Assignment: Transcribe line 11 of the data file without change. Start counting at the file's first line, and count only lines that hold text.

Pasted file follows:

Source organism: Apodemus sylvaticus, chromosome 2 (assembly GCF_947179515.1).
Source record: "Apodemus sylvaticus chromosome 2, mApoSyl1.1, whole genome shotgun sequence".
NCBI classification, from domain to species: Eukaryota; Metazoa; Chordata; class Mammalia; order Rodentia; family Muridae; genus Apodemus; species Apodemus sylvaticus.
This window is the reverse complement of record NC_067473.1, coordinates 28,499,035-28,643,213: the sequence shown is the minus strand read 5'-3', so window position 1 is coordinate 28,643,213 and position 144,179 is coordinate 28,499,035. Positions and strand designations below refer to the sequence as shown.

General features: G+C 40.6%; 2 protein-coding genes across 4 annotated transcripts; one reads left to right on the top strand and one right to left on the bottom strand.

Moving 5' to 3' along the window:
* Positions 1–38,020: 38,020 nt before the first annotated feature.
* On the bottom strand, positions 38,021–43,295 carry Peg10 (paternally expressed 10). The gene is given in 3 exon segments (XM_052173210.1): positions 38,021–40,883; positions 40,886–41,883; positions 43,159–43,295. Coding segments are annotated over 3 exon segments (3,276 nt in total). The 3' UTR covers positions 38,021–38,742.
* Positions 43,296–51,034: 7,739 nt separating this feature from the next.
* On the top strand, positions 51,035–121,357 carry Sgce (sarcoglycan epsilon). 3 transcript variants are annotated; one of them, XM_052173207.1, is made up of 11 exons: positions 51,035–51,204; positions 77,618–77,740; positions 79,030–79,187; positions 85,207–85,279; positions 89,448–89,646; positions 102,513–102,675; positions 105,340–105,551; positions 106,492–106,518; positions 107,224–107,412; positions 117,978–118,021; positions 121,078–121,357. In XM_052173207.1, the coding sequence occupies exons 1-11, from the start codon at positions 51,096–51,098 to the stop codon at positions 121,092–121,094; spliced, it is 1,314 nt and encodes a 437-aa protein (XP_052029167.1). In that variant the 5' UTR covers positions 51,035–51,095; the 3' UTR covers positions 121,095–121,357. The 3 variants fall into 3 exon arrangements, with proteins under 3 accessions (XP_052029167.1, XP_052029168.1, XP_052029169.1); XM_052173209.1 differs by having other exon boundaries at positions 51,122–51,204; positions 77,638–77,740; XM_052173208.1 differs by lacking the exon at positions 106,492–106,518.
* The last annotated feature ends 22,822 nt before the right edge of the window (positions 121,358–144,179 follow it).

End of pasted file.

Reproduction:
* The last annotated feature ends 22,822 nt before the right edge of the window (positions 121,358–144,179 follow it).